Book Review: The Tin Ticket – The Heroic Journey of Australia’s Convict Women, by Deborah J. Swiss

Chapter 2: Crown of Thieves

‘Crown of Thieves’ opens well enough for Agnes and her friend Janet. They have freedom to enjoy, but too soon the 2nd chapter continues the narrative of despair and forced labor that petty thieves were required to fulfill as payment for their crimes. First in Glasgow and then in Kilmarnock, where their hopes for a better life were cut short as a consequence of their short careers in petty crime. In such a setting, in such a time, there was little for street kids to do in order to survive and so to petty thieving they often returned. It was their undoing in a society that knew little of compassion and nothing of social welfare.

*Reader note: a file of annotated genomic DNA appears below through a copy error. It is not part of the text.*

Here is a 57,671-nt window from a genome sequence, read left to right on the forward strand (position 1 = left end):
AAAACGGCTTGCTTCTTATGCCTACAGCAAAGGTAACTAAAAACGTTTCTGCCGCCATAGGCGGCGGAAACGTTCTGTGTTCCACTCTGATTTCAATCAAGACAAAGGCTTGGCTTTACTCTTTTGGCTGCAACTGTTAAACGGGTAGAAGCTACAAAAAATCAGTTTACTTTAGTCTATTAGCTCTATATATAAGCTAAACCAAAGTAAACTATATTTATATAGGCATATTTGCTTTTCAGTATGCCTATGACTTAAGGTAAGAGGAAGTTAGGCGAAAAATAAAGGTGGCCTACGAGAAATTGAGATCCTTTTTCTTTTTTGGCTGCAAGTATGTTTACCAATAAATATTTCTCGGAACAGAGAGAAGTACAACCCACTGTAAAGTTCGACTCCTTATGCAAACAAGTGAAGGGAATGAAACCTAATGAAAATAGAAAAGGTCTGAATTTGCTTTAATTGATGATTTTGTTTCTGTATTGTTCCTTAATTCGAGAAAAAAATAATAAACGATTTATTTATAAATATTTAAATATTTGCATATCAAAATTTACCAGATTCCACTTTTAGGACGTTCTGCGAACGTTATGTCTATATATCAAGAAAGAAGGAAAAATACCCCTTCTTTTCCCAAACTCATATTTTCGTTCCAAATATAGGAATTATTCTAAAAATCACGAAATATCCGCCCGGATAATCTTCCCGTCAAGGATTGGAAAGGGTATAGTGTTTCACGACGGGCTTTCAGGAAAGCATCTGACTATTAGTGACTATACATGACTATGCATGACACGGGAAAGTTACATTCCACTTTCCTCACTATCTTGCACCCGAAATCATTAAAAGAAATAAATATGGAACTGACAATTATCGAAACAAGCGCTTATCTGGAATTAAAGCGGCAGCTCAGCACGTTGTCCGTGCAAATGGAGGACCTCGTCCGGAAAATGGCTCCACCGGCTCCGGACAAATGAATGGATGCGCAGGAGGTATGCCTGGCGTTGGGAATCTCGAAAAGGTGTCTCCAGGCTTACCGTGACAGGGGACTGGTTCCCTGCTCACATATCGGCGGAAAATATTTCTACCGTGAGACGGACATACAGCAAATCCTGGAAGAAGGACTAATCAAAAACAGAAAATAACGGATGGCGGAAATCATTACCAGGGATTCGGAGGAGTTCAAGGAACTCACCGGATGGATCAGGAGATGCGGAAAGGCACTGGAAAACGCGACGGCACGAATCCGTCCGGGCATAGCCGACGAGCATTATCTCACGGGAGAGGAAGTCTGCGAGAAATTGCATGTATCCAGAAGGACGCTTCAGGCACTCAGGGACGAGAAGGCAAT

From Kilmarnock, via the trial in Ayr, the lives of Agnes McMillan and Janet Houston were propelled in an entirely unexpected direction – transportation to Van Diemen’s Land for a period of seven years. In reality there would be no return. They were convicts headed for Tasmania, Australia, as it is now known. The chapter ends with their arrival in London and Newgate Prison.

The Tin Ticket brings to life the harsh realities of life for the homeless and poor of Britain. They were products of a harsh system that punished those that could do little to help themselves and seldom was help offered to enable them to lift themselves out of their predicament. Certainly deserved criminals were transported to the penal colonies, but far too often it was those who fell through the cracks of an unsympathetic society that were punished for what they had become in order to survive. The recorded history of transportation takes on a human face through the stories of Agnes McMillan and Janet Houston. It is a reminder that convicts were real people and often not all that criminal at all.

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